Tag Archives: Burda 8855

Pseudo-Victorian Skirt

Still wandering blithely down the garden path of “how far can we get from mainstream fashion?”

Back in October, maybe, I spent some time fantasy-fall sewing and pulled out several candidate fabrics for fall and winter pieces that would complement what currently passes for my wardrobe. I wanted a skirt that would fill the same role as the Adventure skirt, but for the grey/red/black subset of my wardrobe, and this grey “flannel” got tapped.

First of all, you know those fabrics that you buy and then they’re too precious to use for fear of ruining them? Well, this fabric is basically the exact opposite of that. It was billed as some kind of flannel, which I guess it maybe is, but I would more describe it as a lightly brushed twill suiting, 100% polyester. I bought it quite a few years ago to make a shirt for a Christmas present, and even paid a significant chunk of full price. At the time, I was thinking the poly flannel would be durable. Which, I mean, hopefully it will be. But it’s also so, so nasty. Although it has a nice drape, it frays like crazy, and worst of all does not want to take a press. Anyway, I’m profoundly grateful to have it out of stash, and that I didn’t turn it into a gift.

I didn’t want to freehand the pattern as I did for the Adventure skirt (the fabric alone was going to be annoying enough) so I pulled out an old Burda envelope pattern I had made back in the day. I figured I could modify it a little bit to get the effect I wanted. (Actual pattern options would be the Folkwear Edwardian Walking Skirt, which I should actually have a traced version of somewhere, from when my mom made it for herself back in about 1992, or the Scroop Fantail skirt, which conveniently went on sale shortly after I started this project. But I already knew I loved the shape and length of the Burda pattern). I actually couldn’t even find the original pattern (curse words) but I did find my traced out version. I knew I needed to add at least 3” at the waist, and I was hopeful that adding a bit more fullness thorough the hips would make room for pockets (since my hip expansion hasn’t matched my waist expansion the last few years.)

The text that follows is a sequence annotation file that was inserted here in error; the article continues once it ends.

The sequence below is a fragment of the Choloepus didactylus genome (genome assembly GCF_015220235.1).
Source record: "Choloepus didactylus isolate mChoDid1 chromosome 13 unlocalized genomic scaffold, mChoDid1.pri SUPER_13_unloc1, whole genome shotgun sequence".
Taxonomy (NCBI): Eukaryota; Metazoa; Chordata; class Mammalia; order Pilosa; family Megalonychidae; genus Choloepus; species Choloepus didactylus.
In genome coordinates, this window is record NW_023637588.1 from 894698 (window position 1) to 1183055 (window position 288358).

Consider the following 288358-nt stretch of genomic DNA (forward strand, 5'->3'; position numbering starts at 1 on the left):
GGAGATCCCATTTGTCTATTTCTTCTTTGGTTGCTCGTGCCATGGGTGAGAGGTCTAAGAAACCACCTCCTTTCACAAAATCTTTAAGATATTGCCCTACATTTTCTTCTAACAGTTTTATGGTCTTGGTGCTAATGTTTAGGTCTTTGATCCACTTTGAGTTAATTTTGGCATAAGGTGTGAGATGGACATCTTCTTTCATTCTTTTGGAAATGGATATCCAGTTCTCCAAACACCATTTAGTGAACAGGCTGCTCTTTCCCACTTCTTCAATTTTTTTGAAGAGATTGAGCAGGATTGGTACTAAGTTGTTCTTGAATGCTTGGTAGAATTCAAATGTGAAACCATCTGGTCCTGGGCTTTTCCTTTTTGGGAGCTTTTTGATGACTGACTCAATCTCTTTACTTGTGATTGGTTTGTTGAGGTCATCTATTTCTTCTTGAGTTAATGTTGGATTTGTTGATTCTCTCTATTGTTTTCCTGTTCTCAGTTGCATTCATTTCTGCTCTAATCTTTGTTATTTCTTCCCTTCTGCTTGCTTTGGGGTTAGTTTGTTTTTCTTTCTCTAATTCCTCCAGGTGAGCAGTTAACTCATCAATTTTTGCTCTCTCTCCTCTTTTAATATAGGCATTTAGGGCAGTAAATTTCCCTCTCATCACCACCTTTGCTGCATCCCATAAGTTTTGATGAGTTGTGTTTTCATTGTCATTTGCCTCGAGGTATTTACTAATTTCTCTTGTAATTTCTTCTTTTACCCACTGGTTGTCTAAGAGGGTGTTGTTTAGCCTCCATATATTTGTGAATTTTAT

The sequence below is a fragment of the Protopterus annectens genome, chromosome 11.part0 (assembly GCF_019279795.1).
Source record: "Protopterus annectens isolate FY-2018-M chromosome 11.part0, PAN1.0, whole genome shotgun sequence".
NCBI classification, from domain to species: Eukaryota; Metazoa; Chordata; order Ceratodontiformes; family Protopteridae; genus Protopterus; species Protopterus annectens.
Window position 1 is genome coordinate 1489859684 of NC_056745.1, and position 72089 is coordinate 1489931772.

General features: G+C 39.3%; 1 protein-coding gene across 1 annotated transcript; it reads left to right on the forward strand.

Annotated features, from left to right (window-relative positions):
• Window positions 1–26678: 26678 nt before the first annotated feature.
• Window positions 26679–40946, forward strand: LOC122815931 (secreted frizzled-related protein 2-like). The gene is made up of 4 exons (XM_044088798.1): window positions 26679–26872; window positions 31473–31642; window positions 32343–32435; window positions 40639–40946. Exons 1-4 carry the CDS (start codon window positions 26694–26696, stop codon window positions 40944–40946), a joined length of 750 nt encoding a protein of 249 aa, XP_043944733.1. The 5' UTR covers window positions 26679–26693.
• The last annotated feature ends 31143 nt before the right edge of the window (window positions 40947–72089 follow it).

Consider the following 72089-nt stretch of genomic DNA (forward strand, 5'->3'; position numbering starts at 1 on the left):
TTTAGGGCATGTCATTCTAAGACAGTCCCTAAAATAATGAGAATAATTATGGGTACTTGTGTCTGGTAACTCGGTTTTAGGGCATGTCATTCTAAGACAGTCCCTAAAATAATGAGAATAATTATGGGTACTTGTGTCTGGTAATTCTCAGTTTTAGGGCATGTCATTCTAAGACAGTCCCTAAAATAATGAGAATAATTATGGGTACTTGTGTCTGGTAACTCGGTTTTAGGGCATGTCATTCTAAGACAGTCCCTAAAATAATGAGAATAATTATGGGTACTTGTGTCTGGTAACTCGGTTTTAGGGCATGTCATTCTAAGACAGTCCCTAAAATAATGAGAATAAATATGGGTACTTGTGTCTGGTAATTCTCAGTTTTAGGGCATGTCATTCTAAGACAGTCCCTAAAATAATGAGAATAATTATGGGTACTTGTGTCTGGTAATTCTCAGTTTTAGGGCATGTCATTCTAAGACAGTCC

My pattern changes were simple. I cut the centre front piece a bit back from the fold (probably adding about 1.5” there, and I cut the back piece not on the fold, but extending out to the edge of the fabric so I would have extra fullness for the pleats. I added a more precise 3” to the waist and length, but in hindsight I should’ve added more because the wide underlap I tend to use on the closures of my “Victorian” style skirts needs more overlap than the narrow zipper closure the waistband is designed for. I also cut pocket bags, shaped to attach to the waistband. This nicely keeps the pockets from pulling on the side seams, but in hindsight I should have cut them using the upper part of the side front pattern piece for the shape, as that would’ve been a good size and supported the pocket nicely. Also I didn’t add quite enough length to accommodate the pocket reaching the waistband, so the actual part of the bag below the hand opening is really shallow. Though my phone didn’t fall out at work when I put it there, so they’re functional.